True about the conversion. The best InDesign does in that area is 1pt = 1px, which mechanically cannot be an actual 1:1 relationship, seeing as 1px is not a constant.
Furthermore, due to the nuances of its type engine, it's pretty safe to say attempts to replicate InDesign's paragraph composition in any other environment will certainly fail. Whoever it is insisting you do so simply isn't aware of what's involved. You'd have a better chance the other way around; using InDesign's controls to dumb down the composition to levels more typical of HTML/CSS, then promising to replicate that with HTML/CSS.
Agreed, it's way too optimistic. InDesign is a typographic design application, under development since 1999. Already in its very first version, its type engine came "fully grown and armed, with a shout", supporting enough advanced features to squash all but the very stubbornest competition (I'm looking at you, TeX).
HTML/CSS, on the other hand, has had problems displaying "plain text" since its very beginnings. Only the very latest version of CSS finally addresses some typographic features (probably unnecessary to add, but anyway: with mixed results for different browsers).
" ..it seems that InDesign is using [its] own conversion for what it considers a pixel", you bet it does. After all, there was a web crowd that outright demanded "pixels" to be a measurement unit in InDesign. Adobe did a have a stab at adding pixels, and if one would ask me, they did it the wrong way. But that's no fault in InDesign. ID has its roots firmly in the "real world", that is, you can design a document with a precision right up to the wavelength of visible light; and ID will happily produce output for it. Your "pixel", on the other -- Darker -- Side, "is" not a real thing. It has no width or height. If you think it does, it goes only for your screen. You may say, "but if necesasry I can hold a magnifier to my screen and count the itty bitty lights!" What if you do so, and discover that your screen does not consist of square pixels, but round ones, or hexagonal, or elongated rectangles? And any measurement would only be value for just your screen. What about mine, your bosses', or your client's?
Following John's advice, here is a list of features you would need to switch off (as most are enabled by default) before you can even think of mimicking ID's sophisticated text engine in HTML:
- alternate characters
- real small capitals
- tabular or oldstyle figures
- .. wait -- better switch off *all* OTF features
- Paragraph composer. Use the dumb One Line At A Time And We'll See How Far We Get Composer.
- Language based hyphenation.
- Minimum/Optimal/Maximum Word Spacing (CSS must be using this internally, else it could not show justified text; however, I don't think you can set its parameters)
- Letter Spacing and Glyph Scaling (although to be fair, these seem to be already off by default).
- ~16 decimals of precision for every object, line width, text size, spacing, et cetera
- any real-world based measurement unit.
I probably forgot a few too.
- Advanced character/class kerning
- Optical kerning (not enabled by default)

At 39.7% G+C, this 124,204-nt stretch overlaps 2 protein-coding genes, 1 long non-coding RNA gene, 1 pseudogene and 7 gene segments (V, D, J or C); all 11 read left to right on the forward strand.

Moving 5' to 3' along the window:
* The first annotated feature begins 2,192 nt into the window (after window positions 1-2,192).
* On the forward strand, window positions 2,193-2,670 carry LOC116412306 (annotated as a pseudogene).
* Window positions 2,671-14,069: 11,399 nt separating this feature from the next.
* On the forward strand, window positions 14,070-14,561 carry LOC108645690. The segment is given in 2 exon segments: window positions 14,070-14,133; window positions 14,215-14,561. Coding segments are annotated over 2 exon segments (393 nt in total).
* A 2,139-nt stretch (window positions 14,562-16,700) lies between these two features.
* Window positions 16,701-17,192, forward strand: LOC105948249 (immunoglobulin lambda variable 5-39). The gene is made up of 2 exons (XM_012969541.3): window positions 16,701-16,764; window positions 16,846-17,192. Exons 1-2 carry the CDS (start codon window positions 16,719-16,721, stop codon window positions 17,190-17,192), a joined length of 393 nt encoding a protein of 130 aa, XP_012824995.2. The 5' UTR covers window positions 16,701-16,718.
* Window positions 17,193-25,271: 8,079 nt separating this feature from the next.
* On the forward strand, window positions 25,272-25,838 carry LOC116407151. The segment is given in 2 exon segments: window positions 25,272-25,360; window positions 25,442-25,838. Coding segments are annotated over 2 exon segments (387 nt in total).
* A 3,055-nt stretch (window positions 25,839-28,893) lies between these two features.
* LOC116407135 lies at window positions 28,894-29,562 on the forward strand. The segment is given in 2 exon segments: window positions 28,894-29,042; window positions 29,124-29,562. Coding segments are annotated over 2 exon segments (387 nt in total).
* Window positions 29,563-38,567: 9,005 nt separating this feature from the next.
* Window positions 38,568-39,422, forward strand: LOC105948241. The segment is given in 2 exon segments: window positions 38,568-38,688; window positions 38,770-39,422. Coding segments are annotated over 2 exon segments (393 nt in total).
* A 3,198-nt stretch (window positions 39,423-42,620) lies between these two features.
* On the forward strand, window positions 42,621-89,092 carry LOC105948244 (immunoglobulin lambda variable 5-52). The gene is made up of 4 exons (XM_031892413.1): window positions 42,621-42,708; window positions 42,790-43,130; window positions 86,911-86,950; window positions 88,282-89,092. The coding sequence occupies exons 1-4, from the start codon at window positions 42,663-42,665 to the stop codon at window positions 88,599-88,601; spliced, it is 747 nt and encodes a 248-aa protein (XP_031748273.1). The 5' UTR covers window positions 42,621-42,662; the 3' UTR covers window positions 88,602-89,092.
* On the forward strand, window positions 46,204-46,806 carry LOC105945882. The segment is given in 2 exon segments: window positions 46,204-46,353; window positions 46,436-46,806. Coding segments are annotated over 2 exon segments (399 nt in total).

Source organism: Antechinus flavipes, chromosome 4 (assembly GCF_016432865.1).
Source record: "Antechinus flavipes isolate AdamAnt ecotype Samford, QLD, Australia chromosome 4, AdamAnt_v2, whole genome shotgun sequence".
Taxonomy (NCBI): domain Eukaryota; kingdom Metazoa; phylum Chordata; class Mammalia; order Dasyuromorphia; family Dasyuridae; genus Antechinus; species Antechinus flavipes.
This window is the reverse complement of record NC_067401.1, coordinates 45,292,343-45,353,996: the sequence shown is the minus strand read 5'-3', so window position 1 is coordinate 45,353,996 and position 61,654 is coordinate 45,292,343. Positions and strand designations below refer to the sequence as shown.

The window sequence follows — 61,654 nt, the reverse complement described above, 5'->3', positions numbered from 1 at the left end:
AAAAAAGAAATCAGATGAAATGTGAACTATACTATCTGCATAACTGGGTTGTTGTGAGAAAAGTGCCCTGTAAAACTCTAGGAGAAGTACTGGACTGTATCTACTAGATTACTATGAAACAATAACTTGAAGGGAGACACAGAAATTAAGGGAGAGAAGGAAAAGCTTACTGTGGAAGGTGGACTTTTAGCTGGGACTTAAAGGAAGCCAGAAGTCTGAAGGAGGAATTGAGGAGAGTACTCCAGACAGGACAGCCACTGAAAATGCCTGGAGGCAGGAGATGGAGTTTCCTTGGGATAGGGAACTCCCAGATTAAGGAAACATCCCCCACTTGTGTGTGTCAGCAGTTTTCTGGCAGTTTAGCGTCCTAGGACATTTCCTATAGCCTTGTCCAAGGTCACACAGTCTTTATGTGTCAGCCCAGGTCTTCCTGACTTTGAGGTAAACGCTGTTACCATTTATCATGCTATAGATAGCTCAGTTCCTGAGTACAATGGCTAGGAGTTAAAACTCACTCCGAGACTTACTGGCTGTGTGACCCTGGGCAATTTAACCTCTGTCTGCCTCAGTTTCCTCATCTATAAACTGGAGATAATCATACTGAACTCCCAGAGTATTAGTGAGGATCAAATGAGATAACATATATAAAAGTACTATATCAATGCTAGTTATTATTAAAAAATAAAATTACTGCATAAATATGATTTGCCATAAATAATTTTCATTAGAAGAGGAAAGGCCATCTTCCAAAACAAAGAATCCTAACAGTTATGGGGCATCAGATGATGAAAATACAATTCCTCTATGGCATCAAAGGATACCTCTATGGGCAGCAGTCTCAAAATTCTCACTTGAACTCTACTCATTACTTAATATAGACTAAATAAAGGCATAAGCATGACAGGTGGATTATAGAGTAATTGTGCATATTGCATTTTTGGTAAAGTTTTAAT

- Balance Ragged Lines (off by default; but you can't use it)
- Optical Margin Alignment (as above)
- Align to Baseline grid
- last line indent
- Align to spine
- justify last line (can only be achieved with span/div tricks)
- about all internal hyphenation settings (CSS allows 'none', 'manual', and 'auto')
- live text color outline (I may be mistaken, but I bet if it were possible literally everybody would be using it by now -- just like the dreaded "blink" tag did, before it was deemed illegal by federal law)
- skewed text. I know, nobody with a grain of sense uses it in ID.[*] Still, you can't do it in CSS so I'm gonna list it anyway.
[*] Except myself, by the way. But I don't use it willy-nilly, only after exhausting all the good and the bad options; then yes, I go for the Ugly look.
Message was edited by: [Jongware]
Message was edited by: [Jongware]
- stroke styles. You have a couple in CSS but ID allows "Wavy", "Feet", and "Woof".
- tints of colors. CSS needs absolute values.
- custom line ends, stroke alignment, corner options, and line end adornments
- vertical justification (how could any page or frame based option work, on a continuous scrolling HTML "page"?)
- anything involving live overprint (per definition a Real World Effect only)
- any font inside a larger font family. ID is not limited to "Roman, Italic, Bold, Bold Italic".
- any character (more correctly: glyph) inside any of those fonts, even if it doesn't have a Unicode
- Type On A Path
- Right Indent Tab
The challenging part is that it is required to be 1:1 pixel perfect.
Can I ask why that matters for this project?
Print and web are two different media with different strengths/weaknesses and audiences.
People read print. They scan the web.
Usually print content (text/images but not formatting) is re-purposed for the web. It's not usually mission critical to reproduce print layouts to pixel perfect accuracy. It's somewhat akin to language translation - meaning and context is more important than literal word-for-word translation.
because it seems that InDesign is using it’s own conversion for what it considers a pixel.
In CS6 and later double click the Zoom Tool to get a 1:1 ratio—the view will be the same as Photoshop's 1:1 (100%). In earlier versions the 1:1 ratio was at the 100% view.
Here I have 800x600 pixel documents opened in both ID and PS:
If you want to keep objects on pixel increments, set your Grid prefs to something like Gridline every 1px with 100 px subdivisions and turn on View>Grids&Guides>Snap to Doc Grid.
As others have pointed out the typographic limitations are with HTML not ID.